Unfair distribution of cultural funding

Sandy Fitzgerald

The problem with cultural funding a lot of the time is that there is not a cultural funding actually it is an arts funding. And it comes back to this confusion between what is art and what is culture. If you are funding art then you really have to understand that you are investing in very particular type of discipline and it probably will not have that much impact on society or on communities. You should call it the arts funding not cultural funding and be very clear about that.

The other thing is I am not so sure after many years of arts funding that the results have been particularly positive. I think a lot of people and I am talking about the Western Europe here now became dependent on arts funding. And it allowed I think a lot of things to happen and a lot of money to be wasted because nobody was really clear what the results might really be.

If you have the cultural funding then you can be very clear because you can set very clear targets and very clear aims regard your funding. In society you can set goals, you can invest, you can invest in quality of life issues, equality issues, minority issues, environmental issues. All of these things can benefit from cultural funding. It is not clear to me what is the outcome of arts funding.

And as I said before a lot of arts funding really went to middle to upper class communities of people anyway who already have a lot of resources and have a lot of possibility to pay for they own entertainment and their own arts if they wanted to. So it is like a subsidy by poor people for rich people.

For instance in Ireland now the vast majority of arts funding comes from the national lottery. The national lottery was set up to fund arts and to fund health. And so a lot of people buy lottery tickets, which is a form of tax really but the majority of the people who buy lottery tickets are from the poorer communities and the disadvantaged communities. Yet most of the subsidy goes into the arts funding for middle class and upper class people.

So if you look at that you could say that is an unfair tax. The people who are actually funding the art do not benefit from it. Because they do not go to the opera. They do not go to ballet. They do not go to the theatre. Yet they are funding all of these things for people who have money and could very well afford to pay for these things. It seems the resources are going in wrong direction, in the wrong place.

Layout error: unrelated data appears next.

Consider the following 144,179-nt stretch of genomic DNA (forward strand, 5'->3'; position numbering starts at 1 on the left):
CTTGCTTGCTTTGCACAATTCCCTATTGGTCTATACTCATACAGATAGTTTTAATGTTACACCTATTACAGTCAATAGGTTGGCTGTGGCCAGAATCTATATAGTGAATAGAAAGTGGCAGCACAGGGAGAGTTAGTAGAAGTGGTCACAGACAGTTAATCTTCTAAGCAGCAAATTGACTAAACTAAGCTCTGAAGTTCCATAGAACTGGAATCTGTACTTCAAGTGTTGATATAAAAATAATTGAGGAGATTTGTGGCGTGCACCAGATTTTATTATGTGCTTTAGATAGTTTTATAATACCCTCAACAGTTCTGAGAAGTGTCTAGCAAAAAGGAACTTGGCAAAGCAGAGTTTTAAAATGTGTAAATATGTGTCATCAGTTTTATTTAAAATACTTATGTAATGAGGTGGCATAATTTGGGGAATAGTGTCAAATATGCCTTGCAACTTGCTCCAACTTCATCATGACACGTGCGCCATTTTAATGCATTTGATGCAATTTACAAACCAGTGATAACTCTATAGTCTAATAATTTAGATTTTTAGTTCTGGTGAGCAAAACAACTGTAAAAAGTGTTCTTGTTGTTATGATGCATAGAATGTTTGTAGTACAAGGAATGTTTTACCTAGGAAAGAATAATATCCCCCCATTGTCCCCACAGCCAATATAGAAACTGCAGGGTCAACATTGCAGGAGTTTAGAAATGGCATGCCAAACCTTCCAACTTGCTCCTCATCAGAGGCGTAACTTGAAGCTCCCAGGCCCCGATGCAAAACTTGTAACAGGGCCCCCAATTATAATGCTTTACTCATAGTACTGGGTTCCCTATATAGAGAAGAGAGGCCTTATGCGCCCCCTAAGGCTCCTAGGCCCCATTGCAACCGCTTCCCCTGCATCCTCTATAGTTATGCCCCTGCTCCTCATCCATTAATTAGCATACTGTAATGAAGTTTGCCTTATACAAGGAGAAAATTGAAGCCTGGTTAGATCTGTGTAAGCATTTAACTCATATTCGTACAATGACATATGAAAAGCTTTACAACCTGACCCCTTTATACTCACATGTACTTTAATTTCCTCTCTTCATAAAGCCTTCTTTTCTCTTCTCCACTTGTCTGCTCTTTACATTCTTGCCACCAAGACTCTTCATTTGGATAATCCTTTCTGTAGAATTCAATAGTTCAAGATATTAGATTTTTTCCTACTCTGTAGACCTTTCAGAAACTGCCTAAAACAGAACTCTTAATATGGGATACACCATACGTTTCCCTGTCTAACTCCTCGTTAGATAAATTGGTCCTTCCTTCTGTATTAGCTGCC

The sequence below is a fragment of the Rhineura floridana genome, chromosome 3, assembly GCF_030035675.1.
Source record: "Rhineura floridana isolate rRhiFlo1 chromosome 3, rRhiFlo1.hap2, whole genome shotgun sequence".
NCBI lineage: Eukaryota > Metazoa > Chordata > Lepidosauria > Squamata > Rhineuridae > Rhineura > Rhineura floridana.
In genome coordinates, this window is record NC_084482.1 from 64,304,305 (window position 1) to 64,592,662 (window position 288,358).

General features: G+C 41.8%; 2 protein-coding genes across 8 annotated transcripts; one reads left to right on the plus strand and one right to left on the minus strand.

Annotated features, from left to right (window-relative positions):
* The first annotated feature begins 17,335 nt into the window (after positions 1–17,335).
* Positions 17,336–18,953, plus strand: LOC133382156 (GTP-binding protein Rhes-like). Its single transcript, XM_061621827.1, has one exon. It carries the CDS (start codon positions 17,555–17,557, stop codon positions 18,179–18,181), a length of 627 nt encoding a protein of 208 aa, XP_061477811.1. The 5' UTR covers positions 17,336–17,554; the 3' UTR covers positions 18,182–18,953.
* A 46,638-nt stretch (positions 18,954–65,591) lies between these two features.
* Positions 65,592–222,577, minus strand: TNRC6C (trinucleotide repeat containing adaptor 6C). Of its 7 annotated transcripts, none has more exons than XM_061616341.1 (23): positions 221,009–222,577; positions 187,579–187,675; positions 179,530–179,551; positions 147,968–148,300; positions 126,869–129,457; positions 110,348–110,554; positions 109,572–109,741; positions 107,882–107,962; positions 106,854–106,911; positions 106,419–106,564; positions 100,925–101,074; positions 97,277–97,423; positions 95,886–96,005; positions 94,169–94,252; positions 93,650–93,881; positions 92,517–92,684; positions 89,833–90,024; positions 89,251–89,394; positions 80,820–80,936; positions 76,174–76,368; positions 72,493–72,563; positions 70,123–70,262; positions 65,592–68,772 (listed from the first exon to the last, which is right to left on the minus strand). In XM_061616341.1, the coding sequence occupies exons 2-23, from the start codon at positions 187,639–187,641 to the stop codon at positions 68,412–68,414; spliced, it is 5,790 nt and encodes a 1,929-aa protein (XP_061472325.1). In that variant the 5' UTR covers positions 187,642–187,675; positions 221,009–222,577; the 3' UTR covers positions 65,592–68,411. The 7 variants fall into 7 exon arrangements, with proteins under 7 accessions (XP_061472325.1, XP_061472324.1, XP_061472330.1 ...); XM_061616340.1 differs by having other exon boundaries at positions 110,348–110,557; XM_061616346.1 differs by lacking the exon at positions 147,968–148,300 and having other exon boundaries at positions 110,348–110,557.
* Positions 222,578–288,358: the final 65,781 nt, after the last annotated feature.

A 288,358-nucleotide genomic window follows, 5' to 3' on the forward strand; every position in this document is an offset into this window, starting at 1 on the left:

And the other thing is that a lot of the resources are also not going to what I would call the process. They are going to the product. They are going to looking at what the outcome is. But there are a lot of people who want to participate and young people who want to do things. And the process of doing that is as important as the product, the outcome. So the funding should be equally invested in process of doing it and the quality of the process, which is really about training, capacity building, empowering, evaluating what people are doing.

If you invest in process and it is a good investment then the product will come anyway at the end. But a lot of funding is focused on the product, on the outcome. It is focused on the piece of art or the show or whatever. It is not going into the process. And I think that officials, local authorities, governments, cities actually have an obligation and responsibility to invest in the process and therefore invest in people’s cultural development. And then over longer period there will be an outcome from that.

For instance in Sweden a lot of money was invested in music processes, in other word to rehearsal rooms, the recording rooms, touring, training, everything like that. And over the years they became the largest producer of music in Europe, which people probably do not know but they were the ones who produced most of the music. They were the big industry player. But they did that by investing in the process not by investing in product, not by investing in this musician for a tour or invest in a record. No, they invested in the education. They got in to the schools they. They got to the young people. Every locality and town had a music centre. They developed it from the very young age. And then when those kids grove up then they had the skills and they had the possibility to produce the music. And that is an example of how if you invest in infrastructure you actually down the line get the result.

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Sandy Fitzgerald

Sandy Fitzgerald

Ambassador of Trans Europe Halles in Dublin, Ireland

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